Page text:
A low FODMAP diet helps some people control IBS symptoms. If pickles aggravate your digestive system, limiting high FODMAP foods may help.

Common FODMAPs in Pickles Source
Fructose Onions, garlic, high fructose corn syrup
Lactose Whey, buttermilk
Fructans Garlic, wheat (added for crispness)

Look for low FODMAP recipes without onion or wheat, or try limiting portion sizes of regular pickles to see if that helps.


Some pickles go through a natural fermenting process that creates probiotics. These beneficial live bacteria help promote a healthy gut flora balance. However, too much at once can cause digestive distress until your system adjusts.

Start with a small serving of fermented pickles like genuine dill or sauerkraut. Gradually increase intake over a few weeks to see if your digestion improves. Be aware fermented pickles may be higher in histamines as well.

For some, the probiotics in pickles can actually help diarrhea by reinforcing gut bacteria and reducing inflammation. But introducing them slowly is important.

Health Benefits of Pickles

Despite the potential for diarrhea, pickles can also offer several benefits when enjoyed in moderation by those that tolerate them well. Here are a few of the positives of including pickles in your diet:

  • Provide probiotics for gut health
  • High in antioxidants and vitamin K
  • Low calorie and low carb
  • Anti-cancer potential from compounds like luteolin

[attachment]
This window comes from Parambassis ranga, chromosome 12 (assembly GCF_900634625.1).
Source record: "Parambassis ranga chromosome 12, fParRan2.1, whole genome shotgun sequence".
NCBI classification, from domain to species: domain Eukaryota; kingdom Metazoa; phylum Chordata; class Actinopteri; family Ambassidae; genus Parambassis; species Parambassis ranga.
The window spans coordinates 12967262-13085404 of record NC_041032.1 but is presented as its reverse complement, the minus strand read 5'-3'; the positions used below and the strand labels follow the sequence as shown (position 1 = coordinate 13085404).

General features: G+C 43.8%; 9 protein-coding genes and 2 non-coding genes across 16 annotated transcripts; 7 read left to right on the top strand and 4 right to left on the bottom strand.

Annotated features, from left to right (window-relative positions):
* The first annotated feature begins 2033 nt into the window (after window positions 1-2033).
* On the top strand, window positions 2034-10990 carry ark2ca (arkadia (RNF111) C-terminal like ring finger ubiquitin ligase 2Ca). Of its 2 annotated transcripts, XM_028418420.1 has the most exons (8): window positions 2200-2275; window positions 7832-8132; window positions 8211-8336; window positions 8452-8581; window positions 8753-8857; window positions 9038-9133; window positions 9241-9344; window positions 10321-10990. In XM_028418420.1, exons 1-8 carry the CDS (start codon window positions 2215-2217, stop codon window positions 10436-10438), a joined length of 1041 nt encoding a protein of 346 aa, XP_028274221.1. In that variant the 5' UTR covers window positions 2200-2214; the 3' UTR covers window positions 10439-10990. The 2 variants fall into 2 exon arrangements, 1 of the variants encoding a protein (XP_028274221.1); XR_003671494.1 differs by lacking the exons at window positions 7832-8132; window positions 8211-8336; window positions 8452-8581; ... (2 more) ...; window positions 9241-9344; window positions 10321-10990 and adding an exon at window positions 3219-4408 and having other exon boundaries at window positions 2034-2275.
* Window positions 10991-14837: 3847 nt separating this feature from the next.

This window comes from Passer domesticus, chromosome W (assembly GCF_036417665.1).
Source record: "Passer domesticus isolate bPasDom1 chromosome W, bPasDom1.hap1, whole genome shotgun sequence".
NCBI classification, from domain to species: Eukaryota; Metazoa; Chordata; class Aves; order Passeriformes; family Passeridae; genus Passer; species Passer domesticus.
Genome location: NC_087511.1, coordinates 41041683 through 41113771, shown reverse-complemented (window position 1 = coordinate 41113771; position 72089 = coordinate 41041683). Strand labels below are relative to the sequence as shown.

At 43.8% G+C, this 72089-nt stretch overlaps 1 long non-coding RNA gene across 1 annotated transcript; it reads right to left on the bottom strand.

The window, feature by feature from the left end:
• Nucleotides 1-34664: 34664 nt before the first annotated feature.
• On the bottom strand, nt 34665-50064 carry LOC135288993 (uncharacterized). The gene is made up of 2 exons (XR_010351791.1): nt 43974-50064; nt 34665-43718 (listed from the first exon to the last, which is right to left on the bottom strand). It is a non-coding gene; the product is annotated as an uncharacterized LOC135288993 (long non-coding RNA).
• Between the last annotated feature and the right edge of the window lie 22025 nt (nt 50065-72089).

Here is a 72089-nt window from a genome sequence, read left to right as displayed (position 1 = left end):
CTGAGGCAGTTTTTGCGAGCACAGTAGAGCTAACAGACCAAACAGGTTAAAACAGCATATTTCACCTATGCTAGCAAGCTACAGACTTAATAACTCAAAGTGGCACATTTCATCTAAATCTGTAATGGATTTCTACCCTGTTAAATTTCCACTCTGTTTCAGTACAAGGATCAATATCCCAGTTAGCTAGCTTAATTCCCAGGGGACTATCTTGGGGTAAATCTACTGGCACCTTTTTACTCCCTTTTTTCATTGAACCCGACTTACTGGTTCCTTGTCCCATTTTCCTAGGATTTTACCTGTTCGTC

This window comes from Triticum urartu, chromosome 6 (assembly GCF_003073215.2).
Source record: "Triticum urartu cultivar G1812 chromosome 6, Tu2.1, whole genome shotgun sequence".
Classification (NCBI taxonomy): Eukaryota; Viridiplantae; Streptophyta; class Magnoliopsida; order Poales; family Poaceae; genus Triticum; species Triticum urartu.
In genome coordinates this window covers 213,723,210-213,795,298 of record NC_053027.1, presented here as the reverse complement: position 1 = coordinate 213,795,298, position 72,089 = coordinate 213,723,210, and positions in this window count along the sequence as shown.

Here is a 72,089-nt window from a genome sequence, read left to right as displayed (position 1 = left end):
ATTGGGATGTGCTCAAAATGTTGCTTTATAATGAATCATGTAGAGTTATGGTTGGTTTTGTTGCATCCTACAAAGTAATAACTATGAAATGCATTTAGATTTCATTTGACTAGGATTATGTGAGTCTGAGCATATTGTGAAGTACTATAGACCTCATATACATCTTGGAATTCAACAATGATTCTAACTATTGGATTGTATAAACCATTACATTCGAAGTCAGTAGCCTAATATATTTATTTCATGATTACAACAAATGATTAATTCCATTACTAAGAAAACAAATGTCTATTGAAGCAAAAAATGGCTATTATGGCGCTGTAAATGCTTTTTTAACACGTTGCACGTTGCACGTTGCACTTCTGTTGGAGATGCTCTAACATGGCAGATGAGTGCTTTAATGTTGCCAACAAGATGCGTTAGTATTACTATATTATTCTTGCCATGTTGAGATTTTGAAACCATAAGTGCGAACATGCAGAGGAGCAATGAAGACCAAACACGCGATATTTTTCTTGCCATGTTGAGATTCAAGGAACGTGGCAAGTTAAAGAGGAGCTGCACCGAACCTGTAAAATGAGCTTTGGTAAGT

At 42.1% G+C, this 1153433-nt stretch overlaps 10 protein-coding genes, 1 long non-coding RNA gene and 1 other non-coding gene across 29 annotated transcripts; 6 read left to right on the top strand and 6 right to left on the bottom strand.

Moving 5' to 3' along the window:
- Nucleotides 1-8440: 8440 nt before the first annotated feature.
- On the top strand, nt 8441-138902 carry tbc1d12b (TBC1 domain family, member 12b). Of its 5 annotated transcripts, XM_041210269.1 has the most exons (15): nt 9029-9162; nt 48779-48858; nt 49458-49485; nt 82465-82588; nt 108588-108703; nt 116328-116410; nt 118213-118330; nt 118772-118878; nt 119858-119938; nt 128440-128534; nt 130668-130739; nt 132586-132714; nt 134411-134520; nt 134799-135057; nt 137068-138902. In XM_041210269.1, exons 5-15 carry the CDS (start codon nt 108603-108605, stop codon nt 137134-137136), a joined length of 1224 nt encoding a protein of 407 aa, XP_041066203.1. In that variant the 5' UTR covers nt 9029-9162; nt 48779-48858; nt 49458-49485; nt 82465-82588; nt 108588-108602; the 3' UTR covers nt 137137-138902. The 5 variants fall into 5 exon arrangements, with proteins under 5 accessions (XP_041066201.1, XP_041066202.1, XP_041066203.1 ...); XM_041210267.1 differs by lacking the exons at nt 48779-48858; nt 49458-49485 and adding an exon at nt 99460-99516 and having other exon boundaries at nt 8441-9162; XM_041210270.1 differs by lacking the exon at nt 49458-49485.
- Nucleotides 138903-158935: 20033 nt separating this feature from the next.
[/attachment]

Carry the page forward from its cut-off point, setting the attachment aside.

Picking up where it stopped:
• Phytochemicals that reduce inflammation
  • Help control blood sugar due to vinegar
  • Appetite suppression from fiber and crunchiness

The key is sticking to a reasonable portion and choosing no/low salt added options if sodium is a concern. Those without pickle sensitivities can enjoy them as part of a healthy diet.

Tips to Prevent Pickle-Induced Diarrhea

Here are some ways to help prevent or minimize diarrhea and other side effects when eating pickles:

  • Look for low/no sodium pickles to reduce saltiness
  • Avoid heavily spiced options if sensitive to them
  • Rinse pickles before eating to remove excess brine
  • Opt for refrigerator pickles instead of shelf-stable
  • Start with small servings and increase slowly
  • Avoid pickles on an empty stomach
  • Check ingredients for food intolerances
  • Monitor serving size – 1-3 half or whole dill pickles is moderate
  • Drink fluids to stay hydrated
  • Avoid pickles if taking certain medications like lithium

Paying attention to your individual tolerance, minimizing portions, and controlling sodium intake allows most people to enjoy pickles in their diet without issue.

When to See a Doctor

Occasional loose stools or gas after eating pickles generally isn’t a major concern. However, see a doctor if you experience:

  • Diarrhea lasting more than 2 days
  • Presence of blood or mucus in stool
  • Severe pain or cramping
  • Dehydration symptoms like dizziness, confusion, or dark urine
  • Fever over 101 F degrees
  • Repeated instances of pickle-related diarrhea

These could indicate a more serious issue like a gastrointestinal infection, IBS, or severe food intolerance. Your doctor can help determine if an underlying condition exists and suggest proper treatment.

The Bottom Line

Pickles are a tasty snack for many people, but their high sodium content, spices, acids, and fermentation process can also unsettle some stomachs. Typical symptoms like diarrhea, bloating, or cramps are temporary but annoying.

Paying attention to serving sizes, salt content, and your individual tolerance levels can allow you to keep enjoying pickles in moderation. Be sure to drink fluids to offset the dehydrating effects as well. But if problems persist, consider limiting intake or avoiding pickles altogether.

With some care and awareness, most pickle lovers can continue satisfying their cravings without uncomfortable side effects!